On its Cloud Blog today, Google introduced Uri Frank its new VP of Engineering for server chip design. However, this doesn’t preclude future efforts that would support rumors of custom Google Chromebook chips. Frank has 25 years of experience leading the design of custom CPU chips and was most recently the head of Intel’s Core & Client Development Group.
Much of Google’s news is related to general computing advancement but it’s clear that Frank’s initial priority will be in Google Cloud infrastructure. It makes sense for custom silicon in Google data centers for AI, ML, and big data as the cloud matures:
Compute at Google is at an important inflection point. To date, the motherboard has been our integration point, where we compose CPUs, networking, storage devices, custom accelerators, memory, all from different vendors, into an optimized system. But that’s no longer sufficient: to gain higher performance and to use less power, our workloads demand even deeper integration into the underlying hardware.
Cloud hardware aside, Chrome OS is actually part of the Google Cloud organization at Google. And here’s where Frank’s expertise could fit in to the Chromebook hardware world: Custom designed systems-on-a-chip optimized for the best Chrome OS experience possible.
Indeed, after buying and using an Apple M1 MacBook that uses Apple’s own custom SOC based on the ARM architecture, I think it’s even more likely that Frank’s hire eventually brings Google silicon to Chromebooks.
If not, Google becomes completely reliant on and limited by, its CPU partners such as Intel, AMD, Samsung, MediaTek, and others.
Here’s how I see it.
Google already controls the software stack of Chrome OS. Hardware partners typically can’t add bloatware or their own customizations. This ensures that every Chromebook works like and provides the experience of every other Chromebook. The only difference is in the form factor and underlying hardware such as the processor, memory & storage capacity, and display.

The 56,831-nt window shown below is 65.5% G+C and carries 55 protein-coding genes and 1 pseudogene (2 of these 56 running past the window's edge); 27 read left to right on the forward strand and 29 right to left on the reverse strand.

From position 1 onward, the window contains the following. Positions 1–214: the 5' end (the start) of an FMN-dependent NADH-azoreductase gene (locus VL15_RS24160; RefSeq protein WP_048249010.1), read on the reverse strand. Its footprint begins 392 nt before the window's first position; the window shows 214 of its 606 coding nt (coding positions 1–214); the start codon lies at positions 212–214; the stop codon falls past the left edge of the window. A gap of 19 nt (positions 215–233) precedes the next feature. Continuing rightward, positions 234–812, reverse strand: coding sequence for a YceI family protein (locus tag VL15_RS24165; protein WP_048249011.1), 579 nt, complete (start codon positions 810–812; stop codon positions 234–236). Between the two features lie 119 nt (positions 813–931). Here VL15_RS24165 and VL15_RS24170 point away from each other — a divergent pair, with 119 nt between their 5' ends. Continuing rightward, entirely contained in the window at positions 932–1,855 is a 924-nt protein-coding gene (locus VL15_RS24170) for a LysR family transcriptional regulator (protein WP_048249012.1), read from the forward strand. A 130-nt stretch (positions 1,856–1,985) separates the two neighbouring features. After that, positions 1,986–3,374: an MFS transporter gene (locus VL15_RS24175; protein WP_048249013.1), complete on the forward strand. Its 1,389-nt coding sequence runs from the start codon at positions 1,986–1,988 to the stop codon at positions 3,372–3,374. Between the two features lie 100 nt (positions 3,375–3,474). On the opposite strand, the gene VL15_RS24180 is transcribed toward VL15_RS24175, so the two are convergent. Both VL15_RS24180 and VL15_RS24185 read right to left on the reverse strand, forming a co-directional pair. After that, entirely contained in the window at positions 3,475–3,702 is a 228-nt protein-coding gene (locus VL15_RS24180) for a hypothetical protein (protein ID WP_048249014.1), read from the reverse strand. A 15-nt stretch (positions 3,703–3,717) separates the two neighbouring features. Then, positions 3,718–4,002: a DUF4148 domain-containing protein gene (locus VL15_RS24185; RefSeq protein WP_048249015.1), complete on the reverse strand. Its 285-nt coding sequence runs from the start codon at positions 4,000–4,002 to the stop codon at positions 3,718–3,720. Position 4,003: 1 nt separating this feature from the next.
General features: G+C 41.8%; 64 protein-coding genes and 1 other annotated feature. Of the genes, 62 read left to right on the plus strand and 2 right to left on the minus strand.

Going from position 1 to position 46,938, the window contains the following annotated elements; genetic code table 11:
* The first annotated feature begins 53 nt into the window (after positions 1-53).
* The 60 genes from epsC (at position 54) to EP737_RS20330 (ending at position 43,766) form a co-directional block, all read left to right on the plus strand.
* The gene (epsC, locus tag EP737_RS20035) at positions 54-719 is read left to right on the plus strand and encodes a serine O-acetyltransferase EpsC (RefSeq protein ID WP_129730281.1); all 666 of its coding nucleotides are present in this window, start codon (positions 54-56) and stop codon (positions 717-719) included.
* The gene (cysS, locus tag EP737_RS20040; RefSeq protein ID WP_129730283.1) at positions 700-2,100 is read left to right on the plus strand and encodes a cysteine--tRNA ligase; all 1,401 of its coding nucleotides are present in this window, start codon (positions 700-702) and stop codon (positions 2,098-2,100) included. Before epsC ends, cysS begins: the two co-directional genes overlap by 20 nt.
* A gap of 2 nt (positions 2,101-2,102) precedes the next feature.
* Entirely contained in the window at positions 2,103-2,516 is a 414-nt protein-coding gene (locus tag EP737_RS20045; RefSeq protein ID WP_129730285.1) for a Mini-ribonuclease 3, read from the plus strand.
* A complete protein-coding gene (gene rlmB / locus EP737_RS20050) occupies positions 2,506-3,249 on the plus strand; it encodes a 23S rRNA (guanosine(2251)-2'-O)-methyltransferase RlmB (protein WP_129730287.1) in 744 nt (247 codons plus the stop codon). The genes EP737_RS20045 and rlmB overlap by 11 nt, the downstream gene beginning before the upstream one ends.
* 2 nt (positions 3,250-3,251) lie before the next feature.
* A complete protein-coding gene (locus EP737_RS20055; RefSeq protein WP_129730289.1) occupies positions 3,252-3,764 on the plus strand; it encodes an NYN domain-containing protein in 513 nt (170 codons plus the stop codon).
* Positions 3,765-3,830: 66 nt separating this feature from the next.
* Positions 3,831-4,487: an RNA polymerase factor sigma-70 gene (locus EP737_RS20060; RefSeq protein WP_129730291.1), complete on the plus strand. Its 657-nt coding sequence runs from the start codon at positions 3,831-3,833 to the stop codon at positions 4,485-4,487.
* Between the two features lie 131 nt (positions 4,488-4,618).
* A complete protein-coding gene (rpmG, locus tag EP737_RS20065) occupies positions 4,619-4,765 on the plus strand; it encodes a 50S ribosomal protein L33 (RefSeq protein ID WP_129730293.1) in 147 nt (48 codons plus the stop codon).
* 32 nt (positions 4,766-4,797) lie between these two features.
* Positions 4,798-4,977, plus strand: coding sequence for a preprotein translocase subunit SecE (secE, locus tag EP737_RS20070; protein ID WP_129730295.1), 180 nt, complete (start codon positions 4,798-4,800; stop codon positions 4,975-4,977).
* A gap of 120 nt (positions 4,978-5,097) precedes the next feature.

And Google already tests and certifies the hardware options. A company like Dell or HP, simply can’t design all the interls of their own laptop and slap Chrome OS on it. Google itself does all of the integration work to ensure the software and hardware work together. But again, the company has to deal with the limitations of the hardware vendors.
If Google wanted to certify a Chromebook board to use some new technology not yet supported by the processor being used, for example, it simply can’t. But if Google could build a custom chip that does support the technology, that limitation is removed.
It’s a more Apple-like approach. And whether you’re an Apple device fan or not, it’s hard to argue the benefits of controlling both the hardware and software stack.
Yes, Google could work an existing ARM partner to bring its own “branded” processors to Chromebooks. The early rumors were that Samsung would be that partner.
But if Samsung designs it for multipurpose use — think Android phones, tablets, and Chrome OS devices — it’s really not the optimized solution that would benefit Chromebooks.
It doesn’t matter who’s name is on the chip: If Google doesn’t take its Chrome OS expertise and design a chip to maximize performance and battery life, then it’s not a custom chip for Chrome OS.
Clearly, I’m taking a leap into the future on this news of Frank’s hire at Google. There’s as much chance I’m wrong as I am correct. But I’d really like to be correct on this one. With custom processors, Google can take Chromebooks to the next level, much as Apple has done with its latest MacBooks and MacBook Pros.